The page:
SpaceX Dragon capsule with Ax-2 private astronauts undocks from space station (video)

Update for 12 pm ET: The SpaceX Dragon spacecraft carrying the Ax-2 crew successfully undocked from the International Space Station at 11:05 a.m. EDT (1505 GMT) and is headed back to Earth.  You can watch their landing on, courtesy of SpaceX, at 10 pm ET (0200 GMT). The crew is scheduled to splash down in the ocean off the coast of Florida at 11:02 p.m. EDT tonight (0302 GMT on May 31). Live updates.

The four astronauts of the private Ax-2 mission are scheduled to head home to Earth today (May 30), and you can watch the action live.

The hatch between Ax-2's SpaceX Dragon capsule, named Freedom, and the International Space Station (ISS) was closed at 9:20 a.m. EDT (1320 GMT), with undocking set for 11:05 a.m. EDT (1505 GMT). 

You can follow undocking live here at beginning at 10:45 a.m. EDT (1445 GMT), courtesy of NASA TV. The capsule will come back to our planet for an ocean splashdown at 11:02 p.m. EDT today (0302 GMT on May 31). You can watch Freedom's return here at, courtesy of SpaceX, beginning at about 10 p.m. EDT (0200 GMT on May 31).

Related: SpaceX launches Ax-2 private astronaut mission to space station (video)
Read more: Ax-2 spaceflight with SpaceX: Live updates

The members of the International Space Station's current Expedition 69 crew welcome the four private astronauts of the Ax-2 mission to the orbiting lab on May 22, 2023. (Image credit: Axiom Space)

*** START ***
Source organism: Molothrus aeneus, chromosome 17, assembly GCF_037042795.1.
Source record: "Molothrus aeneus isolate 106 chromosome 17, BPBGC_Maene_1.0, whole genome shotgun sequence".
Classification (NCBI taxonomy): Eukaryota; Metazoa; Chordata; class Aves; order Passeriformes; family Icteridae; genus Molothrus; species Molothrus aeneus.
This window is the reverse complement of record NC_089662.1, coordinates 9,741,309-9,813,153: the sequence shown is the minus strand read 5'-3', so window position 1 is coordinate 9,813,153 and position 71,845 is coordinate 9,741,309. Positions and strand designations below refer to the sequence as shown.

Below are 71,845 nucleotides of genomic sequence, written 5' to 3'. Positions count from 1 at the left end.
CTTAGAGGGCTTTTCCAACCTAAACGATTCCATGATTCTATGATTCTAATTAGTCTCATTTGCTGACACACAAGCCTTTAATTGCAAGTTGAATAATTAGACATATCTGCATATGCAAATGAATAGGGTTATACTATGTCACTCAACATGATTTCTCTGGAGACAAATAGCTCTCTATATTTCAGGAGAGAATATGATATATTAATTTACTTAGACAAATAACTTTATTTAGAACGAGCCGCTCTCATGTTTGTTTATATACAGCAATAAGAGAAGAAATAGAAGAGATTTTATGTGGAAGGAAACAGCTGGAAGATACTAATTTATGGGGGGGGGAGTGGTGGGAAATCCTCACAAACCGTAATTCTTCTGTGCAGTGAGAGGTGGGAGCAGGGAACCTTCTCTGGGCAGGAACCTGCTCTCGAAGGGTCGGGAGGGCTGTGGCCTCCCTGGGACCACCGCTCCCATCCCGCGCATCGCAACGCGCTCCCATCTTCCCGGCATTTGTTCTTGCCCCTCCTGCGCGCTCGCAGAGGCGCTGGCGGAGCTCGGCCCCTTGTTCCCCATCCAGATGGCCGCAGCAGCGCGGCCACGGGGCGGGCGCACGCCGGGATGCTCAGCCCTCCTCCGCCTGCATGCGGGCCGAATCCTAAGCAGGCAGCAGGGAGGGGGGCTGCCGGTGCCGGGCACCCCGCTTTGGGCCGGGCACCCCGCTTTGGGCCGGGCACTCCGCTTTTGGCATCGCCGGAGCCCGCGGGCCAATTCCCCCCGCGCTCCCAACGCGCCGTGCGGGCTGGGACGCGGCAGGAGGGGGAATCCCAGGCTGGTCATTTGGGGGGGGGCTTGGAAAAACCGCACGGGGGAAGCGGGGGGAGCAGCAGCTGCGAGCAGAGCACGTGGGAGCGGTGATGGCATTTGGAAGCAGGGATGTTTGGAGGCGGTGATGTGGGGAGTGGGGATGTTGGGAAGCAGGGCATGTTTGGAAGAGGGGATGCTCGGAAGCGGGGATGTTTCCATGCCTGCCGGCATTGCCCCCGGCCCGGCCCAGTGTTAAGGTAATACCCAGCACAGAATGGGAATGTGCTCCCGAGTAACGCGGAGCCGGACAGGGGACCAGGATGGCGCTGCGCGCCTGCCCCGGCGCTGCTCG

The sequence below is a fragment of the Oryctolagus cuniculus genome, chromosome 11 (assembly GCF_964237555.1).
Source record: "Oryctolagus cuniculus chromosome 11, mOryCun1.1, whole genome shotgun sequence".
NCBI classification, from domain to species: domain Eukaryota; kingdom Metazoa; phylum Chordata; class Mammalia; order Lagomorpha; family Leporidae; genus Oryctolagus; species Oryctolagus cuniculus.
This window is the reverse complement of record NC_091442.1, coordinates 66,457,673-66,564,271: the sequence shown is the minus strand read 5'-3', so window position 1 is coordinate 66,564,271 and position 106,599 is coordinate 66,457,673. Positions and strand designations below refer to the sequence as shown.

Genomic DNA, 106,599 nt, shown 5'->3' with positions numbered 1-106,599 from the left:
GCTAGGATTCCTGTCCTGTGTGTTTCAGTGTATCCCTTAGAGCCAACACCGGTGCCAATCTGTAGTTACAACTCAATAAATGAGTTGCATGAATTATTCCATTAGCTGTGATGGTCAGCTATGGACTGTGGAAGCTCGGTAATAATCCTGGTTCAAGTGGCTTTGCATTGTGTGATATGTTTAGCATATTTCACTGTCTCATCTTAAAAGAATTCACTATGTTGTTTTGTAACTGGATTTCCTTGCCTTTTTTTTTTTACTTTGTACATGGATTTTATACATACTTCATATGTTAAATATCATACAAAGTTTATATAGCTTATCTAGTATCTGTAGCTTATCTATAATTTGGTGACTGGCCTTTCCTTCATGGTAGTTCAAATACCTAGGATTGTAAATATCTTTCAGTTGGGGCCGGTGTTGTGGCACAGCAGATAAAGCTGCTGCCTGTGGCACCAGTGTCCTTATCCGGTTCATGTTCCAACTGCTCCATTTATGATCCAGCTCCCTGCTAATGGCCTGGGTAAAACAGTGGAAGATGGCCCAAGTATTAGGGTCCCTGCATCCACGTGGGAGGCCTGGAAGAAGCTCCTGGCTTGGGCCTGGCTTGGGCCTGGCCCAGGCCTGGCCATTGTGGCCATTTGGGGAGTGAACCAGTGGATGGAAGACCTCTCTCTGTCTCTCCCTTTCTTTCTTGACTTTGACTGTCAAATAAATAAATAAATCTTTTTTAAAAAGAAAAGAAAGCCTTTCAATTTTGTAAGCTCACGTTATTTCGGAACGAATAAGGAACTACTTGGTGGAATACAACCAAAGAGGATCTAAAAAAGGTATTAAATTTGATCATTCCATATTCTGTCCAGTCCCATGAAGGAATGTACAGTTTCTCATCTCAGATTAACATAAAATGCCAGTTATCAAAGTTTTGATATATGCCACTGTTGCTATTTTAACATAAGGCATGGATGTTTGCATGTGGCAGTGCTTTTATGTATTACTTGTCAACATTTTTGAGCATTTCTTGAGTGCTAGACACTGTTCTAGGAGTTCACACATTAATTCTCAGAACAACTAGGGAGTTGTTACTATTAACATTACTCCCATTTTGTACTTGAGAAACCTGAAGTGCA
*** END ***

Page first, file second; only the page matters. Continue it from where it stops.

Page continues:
Ax-2 launched atop a SpaceX Falcon 9 rocket on May 21 and arrived at the ISS a day later. 

The private mission, which is operated by Axiom Space, is commanded by former NASA astronaut Peggy Whitson, who now works for the Houston-based company. The other crewmates are paying customer John Shoffner and Ali Alqarni and Rayyanah Barnawi, both of whom are members of Saudi Arabia's first astronaut class.

SpaceX's Crew Dragon Freedom floats against the black of space

(Image credit: Axiom Space)

The Saudi duo were the first people from the kingdom to visit the ISS, and Barnawi became the first Saudi woman ever to reach space

The four Ax-2 astronauts helped perform more than 20 scientific experiments during their eight days aboard the orbiting lab and conducted a variety of outreach and education activities as well. Alqarni and Barnawi were particularly busy with outreach work, as Saudi Arabia views their mission as a golden opportunity to spark a love of science and engineering in the nation's youth.

As its name suggests, Ax-2 is the second mission that Axiom Space has flown to the ISS. The first, Ax-1, sent four people up on a SpaceX Dragon in April 2022.

Axiom plans to continue flying such missions for the next few years, but it also has bigger goals in mind. The company intends to launch a handful of modules to the ISS starting in 2025. These modules will then detach from the orbiting lab in the late 2020s to become a free-flying private outpost in low Earth orbit.

NASA is fully supportive of this effort. The space agency is encouraging the development of private space stations, hoping at least one is up and running before the ISS is retired at the end of 2030.

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Mike Wall
Senior Space Writer

Michael Wall is a Senior Space Writer with and joined the team in 2010. He primarily covers exoplanets, spaceflight and military space, but has been known to dabble in the space art beat. His book about the search for alien life, "Out There," was published on Nov. 13, 2018. Before becoming a science writer, Michael worked as a herpetologist and wildlife biologist. He has a Ph.D. in evolutionary biology from the University of Sydney, Australia, a bachelor's degree from the University of Arizona, and a graduate certificate in science writing from the University of California, Santa Cruz. To find out what his latest project is, you can follow Michael on Twitter.